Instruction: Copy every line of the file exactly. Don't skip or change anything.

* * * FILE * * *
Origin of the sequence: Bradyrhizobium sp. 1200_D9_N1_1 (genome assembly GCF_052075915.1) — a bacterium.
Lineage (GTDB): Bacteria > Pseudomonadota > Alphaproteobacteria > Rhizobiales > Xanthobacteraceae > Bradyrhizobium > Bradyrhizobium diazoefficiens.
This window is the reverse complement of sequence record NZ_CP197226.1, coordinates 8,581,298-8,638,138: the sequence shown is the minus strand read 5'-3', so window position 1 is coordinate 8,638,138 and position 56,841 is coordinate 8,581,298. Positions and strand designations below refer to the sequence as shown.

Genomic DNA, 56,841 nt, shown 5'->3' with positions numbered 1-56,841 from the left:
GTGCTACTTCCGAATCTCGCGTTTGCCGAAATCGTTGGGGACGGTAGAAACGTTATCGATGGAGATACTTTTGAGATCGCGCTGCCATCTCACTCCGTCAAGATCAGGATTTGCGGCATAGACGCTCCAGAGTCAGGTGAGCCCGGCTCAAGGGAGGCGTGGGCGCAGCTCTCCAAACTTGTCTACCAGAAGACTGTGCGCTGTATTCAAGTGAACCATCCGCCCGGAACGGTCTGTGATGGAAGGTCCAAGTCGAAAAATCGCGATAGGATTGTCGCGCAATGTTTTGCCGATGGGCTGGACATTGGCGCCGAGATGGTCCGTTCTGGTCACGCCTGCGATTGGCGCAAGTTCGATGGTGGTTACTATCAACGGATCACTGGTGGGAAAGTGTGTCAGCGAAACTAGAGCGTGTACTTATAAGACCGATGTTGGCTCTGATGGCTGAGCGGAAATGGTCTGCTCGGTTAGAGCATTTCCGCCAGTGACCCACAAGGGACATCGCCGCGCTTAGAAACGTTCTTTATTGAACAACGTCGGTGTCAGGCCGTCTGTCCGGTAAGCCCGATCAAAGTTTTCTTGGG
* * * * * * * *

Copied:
Origin of the sequence: Bradyrhizobium sp. 1200_D9_N1_1 (genome assembly GCF_052075915.1) — a bacterium.
Lineage (GTDB): Bacteria > Pseudomonadota > Alphaproteobacteria > Rhizobiales > Xanthobacteraceae > Bradyrhizobium > Bradyrhizobium diazoefficiens.
This window is the reverse complement of sequence record NZ_CP197226.1, coordinates 8,581,298-8,638,138: the sequence shown is the minus strand read 5'-3', so window position 1 is coordinate 8,638,138 and position 56,841 is coordinate 8,581,298. Positions and strand designations below refer to the sequence as shown.

Genomic DNA, 56,841 nt, shown 5'->3' with positions numbered 1-56,841 from the left:
GTGCTACTTCCGAATCTCGCGTTTGCCGAAATCGTTGGGGACGGTAGAAACGTTATCGATGGAGATACTTTTGAGATCGCGCTGCCATCTCACTCCGTCAAGATCAGGATTTGCGGCATAGACGCTCCAGAGTCAGGTGAGCCCGGCTCAAGGGAGGCGTGGGCGCAGCTCTCCAAACTTGTCTACCAGAAGACTGTGCGCTGTATTCAAGTGAACCATCCGCCCGGAACGGTCTGTGATGGAAGGTCCAAGTCGAAAAATCGCGATAGGATTGTCGCGCAATGTTTTGCCGATGGGCTGGACATTGGCGCCGAGATGGTCCGTTCTGGTCACGCCTGCGATTGGCGCAAGTTCGATGGTGGTTACTATCAACGGATCACTGGTGGGAAAGTGTGTCAGCGAAACTAGAGCGTGTACTTATAAGACCGATGTTGGCTCTGATGGCTGAGCGGAAATGGTCTGCTCGGTTAGAGCATTTCCGCCAGTGACCCACAAGGGACATCGCCGCGCTTAGAAACGTTCTTTATTGAACAACGTCGGTGTCAGGCCGTCTGTCCGGTAAGCCCGATCAAAGTTTTCTTGGG